Acid Reflux During Pregnancy
Acid reflux or Heartburn can be a nuisance during pregnancy, but here are some fantastic tips to overcome it.
It’s lucky our memories are selective as despite this being my third time round, I had plain forgotten about one of the less pleasurable side effects of pregnancy: gastroesophageal reflux disease (GERD), more commonly known as acid indigestion or heartburn. In the first couple of trimesters, our hormones are the main culprit here, namely progesterone produced by the placenta, which relaxes the valve separating the stomach from the oesophagus thereby allowing gastric acids to come back up.
Later in the pregnancy, the baby starts crowding out the stomach area, again pushing acids back up our oesophagus. Unfortunately, most mothers-to-be will experience this discomfort, and while it’s best to consult your doctor when it comes to taking drugs, (OTC and prescription), there are many ways you can help yourself, by simply changing your diet.
No size fits all in GERD as there are different trigger foods for each person. Personally, as much as I love curling up on the sofa with my bump and a spag bol, the onions and tomatoes in the sauce are a big no-no for me right now, as they usually lead to a very burpy evening which is not terribly sociable! Making matters worse is that I later discovered that some of my cravings and foods I had been eating to relieve morning sickness were probably the cause of my reflux. Doesn’t everyone get out of bed at 3am to juice 6 grapefruits?! Citrus, onions and tomatoes are common trigger foods for GERD, but there are also others to watch out for:
Spicy foods: Szechuan cuisine is sadly off limits for a few months, especially annoying for all the pregnant ladies craving chilli and the fab restaurants in Hong Kong serving it!
Caffeine: you are no doubt cutting back on this anyway during pregnancy, but did you know that even decaffeinated coffee contains a little caffeine? You should therefore cut this out too if you want to be squeaky clean. Don’t forget to eliminate tea and cola drinks too.
Peppermint: just in case you thought you would take refuge in a mint tea, think again. Despite peppermint oil touted as a beneficial to some stomach conditions such as IBS, it can actually relax the sphincter muscles between the stomach and oesophagus and aggravate your GERD.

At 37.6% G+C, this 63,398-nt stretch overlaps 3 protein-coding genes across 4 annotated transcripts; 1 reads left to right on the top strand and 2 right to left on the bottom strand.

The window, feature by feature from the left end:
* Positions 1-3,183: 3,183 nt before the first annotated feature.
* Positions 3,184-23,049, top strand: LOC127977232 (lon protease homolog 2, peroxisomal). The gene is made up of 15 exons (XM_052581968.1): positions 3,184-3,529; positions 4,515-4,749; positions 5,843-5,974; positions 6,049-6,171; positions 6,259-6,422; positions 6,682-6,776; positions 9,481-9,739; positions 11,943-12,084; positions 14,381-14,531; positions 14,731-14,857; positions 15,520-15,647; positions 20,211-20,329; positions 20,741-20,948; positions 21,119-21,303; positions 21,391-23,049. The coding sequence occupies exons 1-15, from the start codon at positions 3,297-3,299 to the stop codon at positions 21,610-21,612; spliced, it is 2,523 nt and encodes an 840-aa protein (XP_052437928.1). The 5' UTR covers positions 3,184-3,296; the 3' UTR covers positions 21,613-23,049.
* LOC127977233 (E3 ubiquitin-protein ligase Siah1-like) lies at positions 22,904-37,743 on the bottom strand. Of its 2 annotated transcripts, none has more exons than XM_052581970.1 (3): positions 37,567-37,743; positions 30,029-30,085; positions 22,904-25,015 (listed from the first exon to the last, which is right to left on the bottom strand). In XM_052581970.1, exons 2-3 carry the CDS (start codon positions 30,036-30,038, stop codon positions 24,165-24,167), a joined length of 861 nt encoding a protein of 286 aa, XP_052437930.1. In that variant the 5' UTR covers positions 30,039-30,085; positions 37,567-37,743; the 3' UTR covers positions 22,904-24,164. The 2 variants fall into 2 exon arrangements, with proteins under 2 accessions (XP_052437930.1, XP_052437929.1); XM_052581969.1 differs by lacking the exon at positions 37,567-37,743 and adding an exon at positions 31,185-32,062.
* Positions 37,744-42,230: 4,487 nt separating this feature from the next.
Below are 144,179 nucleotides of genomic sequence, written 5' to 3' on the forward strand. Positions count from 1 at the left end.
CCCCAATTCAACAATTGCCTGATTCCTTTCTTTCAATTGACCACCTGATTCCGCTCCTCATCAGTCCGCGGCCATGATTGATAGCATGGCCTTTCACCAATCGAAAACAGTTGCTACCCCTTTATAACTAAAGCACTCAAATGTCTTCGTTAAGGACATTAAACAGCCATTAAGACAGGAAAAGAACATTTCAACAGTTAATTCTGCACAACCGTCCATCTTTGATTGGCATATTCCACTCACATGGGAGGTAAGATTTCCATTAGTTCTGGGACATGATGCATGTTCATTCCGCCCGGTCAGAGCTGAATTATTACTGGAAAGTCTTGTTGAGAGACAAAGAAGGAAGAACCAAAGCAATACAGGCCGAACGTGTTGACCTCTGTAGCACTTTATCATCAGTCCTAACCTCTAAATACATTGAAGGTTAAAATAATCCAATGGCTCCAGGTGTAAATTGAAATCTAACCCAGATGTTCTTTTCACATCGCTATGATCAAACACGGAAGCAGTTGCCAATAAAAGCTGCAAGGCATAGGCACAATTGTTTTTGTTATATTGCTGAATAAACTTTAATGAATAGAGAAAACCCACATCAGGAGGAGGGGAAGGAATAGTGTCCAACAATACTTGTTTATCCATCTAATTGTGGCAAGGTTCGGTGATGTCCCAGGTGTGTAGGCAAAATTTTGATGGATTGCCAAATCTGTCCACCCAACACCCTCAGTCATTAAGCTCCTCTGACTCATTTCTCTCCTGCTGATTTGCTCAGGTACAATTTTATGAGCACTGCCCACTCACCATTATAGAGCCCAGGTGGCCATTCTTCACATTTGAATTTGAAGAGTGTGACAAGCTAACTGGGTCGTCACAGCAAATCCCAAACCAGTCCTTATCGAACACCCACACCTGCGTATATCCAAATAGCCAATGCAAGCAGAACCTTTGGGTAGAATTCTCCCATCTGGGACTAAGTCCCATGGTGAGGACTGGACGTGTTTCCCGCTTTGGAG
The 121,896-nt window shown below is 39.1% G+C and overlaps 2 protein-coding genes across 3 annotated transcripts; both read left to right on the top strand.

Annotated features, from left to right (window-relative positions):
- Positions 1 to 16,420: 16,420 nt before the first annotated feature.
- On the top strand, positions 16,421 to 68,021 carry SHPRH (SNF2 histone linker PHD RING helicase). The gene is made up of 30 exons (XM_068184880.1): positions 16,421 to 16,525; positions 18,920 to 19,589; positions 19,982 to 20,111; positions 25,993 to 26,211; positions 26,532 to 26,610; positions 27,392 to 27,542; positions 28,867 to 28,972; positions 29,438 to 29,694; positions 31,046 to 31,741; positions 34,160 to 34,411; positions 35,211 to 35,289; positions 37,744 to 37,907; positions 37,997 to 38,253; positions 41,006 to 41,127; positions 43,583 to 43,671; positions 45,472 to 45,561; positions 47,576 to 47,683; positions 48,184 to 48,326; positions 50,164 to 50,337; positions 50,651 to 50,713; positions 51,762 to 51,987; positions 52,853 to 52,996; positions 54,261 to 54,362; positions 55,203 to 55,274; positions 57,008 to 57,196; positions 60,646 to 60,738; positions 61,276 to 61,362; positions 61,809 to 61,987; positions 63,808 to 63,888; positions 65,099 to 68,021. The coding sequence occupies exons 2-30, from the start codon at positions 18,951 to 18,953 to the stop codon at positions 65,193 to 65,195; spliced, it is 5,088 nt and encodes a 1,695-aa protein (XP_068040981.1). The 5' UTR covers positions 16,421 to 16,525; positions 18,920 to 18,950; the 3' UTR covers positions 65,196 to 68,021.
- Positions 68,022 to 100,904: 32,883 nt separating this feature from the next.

Alcohol: if you're pregnant, you are no doubt avoiding the temptation of vodka jelly shots at Al Diner’s, as so you should, as alcohol is also said to relax the sphincter muscle too.
Fizzy drinks: here the bubbles are said to expand inside our tummies and increase the already high pressure. Caffeinated and acidic fizzy drinks are the worst, e.g. cola.
Chocolate: as if giving up booze was bad enough, chocolate is another common culprit since it contains caffeine, high levels of fat, and the cocoa itself can be known to trigger reflux.
Fatty foods: fried and fatty foods are one of the most recognised causes of reflux. Red and fatty cuts of meats are therefore worse in this respect along with cheese, cream and oils.
It may sound like there is nothing left to eat, but be reassured that there are plenty of delicious options out there to nourish you and your unborn child while keeping the acid at bay.
For breakfast, ditch your coffee for a large mug of chamomile or ginger tea. The latter is an age old Chinese remedy for an unsettled stomach, made simply adding a few slices of fresh ginger root into a cup of a hot water. Switch your OJ for a green juice, full of alkaline veggies to balance out your tummy’s acids: pear, kale and celery works well. Oatmeal is another great way to start the day, which you can improve further nutritionally with a teaspoon of ground flax, high in folic acid which so important for your baby’s development. Sweeten it with berries or banana, two of the more alkaline fruits.
For lunch, stick to salads of leafy greens, avoiding those acidic tomatoes and raw onion. Parsley has also long been used medicinally for poorly tummies, so chop some fresh leaves into your salad too. Go easy on the fat in the dressing, but do include apple cider vinegar however, a fast-acting remedy known to reduce and prevent acute pain from GERD.
As for carbs, make these complex! Refined grains such as white flour can be known to worsen conditions so stick to wholegrains such as bulgar wheat or seeds such as quinoa. Avoid French fries given the oil used to cook them, but do consider baking your potatoes or making the even more nutritious sweet potato fry with just a drop of olive oil.
Keep your protein lean such as chicken & turkey, avoiding bacon, the fattier cuts of red meat and skin on chicken. Fish is also highly recommended, taking care to cut down on those with potentially higher mercury content such as swordfish and tuna.
For dessert, yoghurt and its inherent source of probiotics, is no better to end the meal, best sweetened with peaches, or try slices of crisp apple spread with almond butter. Given the high level of fat, you are best leaving the cheeseboard until the baby arrives, when you can really get stuck in!
On the whole, small frequent meals are preferable, as not only can that ease morning sickness but prevent an overfull stomach pushing food back up the oesophagus. Don’t despair! The good news is that usually all the above symptoms magically disappear after you have given birth, and you will completely forget about them, until the next time…